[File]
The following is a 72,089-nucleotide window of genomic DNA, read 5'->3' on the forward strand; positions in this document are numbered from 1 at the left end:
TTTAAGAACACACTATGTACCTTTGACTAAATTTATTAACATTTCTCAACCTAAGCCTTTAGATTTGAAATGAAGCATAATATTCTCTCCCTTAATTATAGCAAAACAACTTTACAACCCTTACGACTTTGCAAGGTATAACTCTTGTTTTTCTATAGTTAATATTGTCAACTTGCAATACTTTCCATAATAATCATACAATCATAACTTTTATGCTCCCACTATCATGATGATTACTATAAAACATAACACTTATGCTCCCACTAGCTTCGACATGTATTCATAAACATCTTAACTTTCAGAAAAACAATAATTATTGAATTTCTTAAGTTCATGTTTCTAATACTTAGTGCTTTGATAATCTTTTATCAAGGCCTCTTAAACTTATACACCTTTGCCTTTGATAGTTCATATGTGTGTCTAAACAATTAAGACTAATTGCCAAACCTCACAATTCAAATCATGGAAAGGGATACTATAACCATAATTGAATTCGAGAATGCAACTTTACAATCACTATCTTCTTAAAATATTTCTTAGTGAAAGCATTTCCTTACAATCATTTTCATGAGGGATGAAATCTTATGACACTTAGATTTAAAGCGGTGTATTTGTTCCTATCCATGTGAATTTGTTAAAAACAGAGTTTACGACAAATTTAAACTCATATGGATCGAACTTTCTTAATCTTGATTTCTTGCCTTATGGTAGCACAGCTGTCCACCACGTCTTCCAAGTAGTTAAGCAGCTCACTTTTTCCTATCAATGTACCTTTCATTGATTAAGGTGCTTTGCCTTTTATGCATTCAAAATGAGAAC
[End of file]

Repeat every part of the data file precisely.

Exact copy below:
The following is a 72,089-nucleotide window of genomic DNA, read 5'->3' on the forward strand; positions in this document are numbered from 1 at the left end:
TTTAAGAACACACTATGTACCTTTGACTAAATTTATTAACATTTCTCAACCTAAGCCTTTAGATTTGAAATGAAGCATAATATTCTCTCCCTTAATTATAGCAAAACAACTTTACAACCCTTACGACTTTGCAAGGTATAACTCTTGTTTTTCTATAGTTAATATTGTCAACTTGCAATACTTTCCATAATAATCATACAATCATAACTTTTATGCTCCCACTATCATGATGATTACTATAAAACATAACACTTATGCTCCCACTAGCTTCGACATGTATTCATAAACATCTTAACTTTCAGAAAAACAATAATTATTGAATTTCTTAAGTTCATGTTTCTAATACTTAGTGCTTTGATAATCTTTTATCAAGGCCTCTTAAACTTATACACCTTTGCCTTTGATAGTTCATATGTGTGTCTAAACAATTAAGACTAATTGCCAAACCTCACAATTCAAATCATGGAAAGGGATACTATAACCATAATTGAATTCGAGAATGCAACTTTACAATCACTATCTTCTTAAAATATTTCTTAGTGAAAGCATTTCCTTACAATCATTTTCATGAGGGATGAAATCTTATGACACTTAGATTTAAAGCGGTGTATTTGTTCCTATCCATGTGAATTTGTTAAAAACAGAGTTTACGACAAATTTAAACTCATATGGATCGAACTTTCTTAATCTTGATTTCTTGCCTTATGGTAGCACAGCTGTCCACCACGTCTTCCAAGTAGTTAAGCAGCTCACTTTTTCCTATCAATGTACCTTTCATTGATTAAGGTGCTTTGCCTTTTATGCATTCAAAATGAGAAC